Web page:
On CBS, Will "Medium" Remain Well-Done?
On CBS, Will "Medium" Remain Well-Done?
Brow Beat
Slate's Culture Blog
June 3 2009 2:29 PM

On CBS, Will "Medium" Remain Well-Done?

On Monday night, NBC aired what it billed as the "finale" of Medium , the drama starring Patricia Arquette as a psychic crime solver and mother of three in Phoenix. When my partner and I saw that word "finale" in the teaser for Monday's episode, we nearly fainted. In the five years since its debut, Medium has become the only network show we watch without fail every week, and it's right in the middle of several long-term story arcs too juicy to be wrapped up in a single hour. But, mercifully, NBC's teaser was misleading. What the peacock was too proud to add is that after a heated negotiation  at last month's TV upfronts, the show was acquired by CBS, where it'll be airing on Friday nights starting in the fall, in between Ghost Whisperer and Numb3ers . This "psychic sandwich" programming makes a certain amount of sense for attracting viewers (even if Medium fans may be irked at the implied equation between Patricia Arquette's smart, complex, grownup character and Jennifer Love Hewitt's busty nitwit ). But Friday night prime time is known as the " death slot " for a reason; it's the place networks traditionally move shows on their way to being canceled.

Even sadder than the idea of a world with no Medium is the possibility that the show will lose its character in an attempt to save its skin. The show runner, Glenn Gordon Caron (who also created Moonlighting and the short-lived but much-mourned Now and Again) has sworn that the content and quality of the show won't change at its new venue. I just hope Caron—and everyone involved in producing the show—knows what it is that sets Medium apart from your average "she-sees-dead-people" procedural: The show is the richest and truest portrait of marriage and family life currently on television. As Allison and Joe DuBois, Arquette and Jake Weber make living with the person you love look as annoying, as demanding, and as rewarding as it is in real life. They fight (not cute, made-for-TV squabbles but substantial debates about work, money, and children), they have sex, they kibitz about Allison's latest murder case while going to bed ... and then they grab a precious few hours of sleep before she's awakened by another clue-filled nightmare. The show weaves together the supernatural and the quotidian so skillfully that Allison's job—essentially, she's a professional dreamer for the D.A.'s office—starts to seem like a metaphor for the plight of every working mother, psychic or not. Allison is so overcommitted to both work and family that she multitasks in her sleep.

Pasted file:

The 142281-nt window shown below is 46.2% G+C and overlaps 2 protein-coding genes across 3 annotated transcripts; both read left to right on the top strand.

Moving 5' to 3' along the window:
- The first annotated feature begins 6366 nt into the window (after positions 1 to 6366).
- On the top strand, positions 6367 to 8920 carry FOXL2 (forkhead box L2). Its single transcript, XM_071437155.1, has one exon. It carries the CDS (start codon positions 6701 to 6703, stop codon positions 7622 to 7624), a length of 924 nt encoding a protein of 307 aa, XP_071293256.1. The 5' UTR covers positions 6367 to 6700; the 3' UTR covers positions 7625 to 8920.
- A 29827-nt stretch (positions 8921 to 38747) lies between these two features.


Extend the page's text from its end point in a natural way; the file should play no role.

There are so many other things to love about Medium : Patricia Arquette's unapologetically normal body size, the skillfully drawn secondary characters, and the refreshingly uncute performance of Maria Lark as Bridgette, the DuBois' eccentric middle daughter. (For a glimpse of Bridgette's awesomeness, watch this behind-the-scenes clip .) Please, CBS, don't try to "add value" to your new "franchise" by messing with Medium . Just give Caron, Arquette, and the rest of them the keys to their new offices—and leave them alone to do what they do so well.

Dana Stevens is Slate’s movie critic.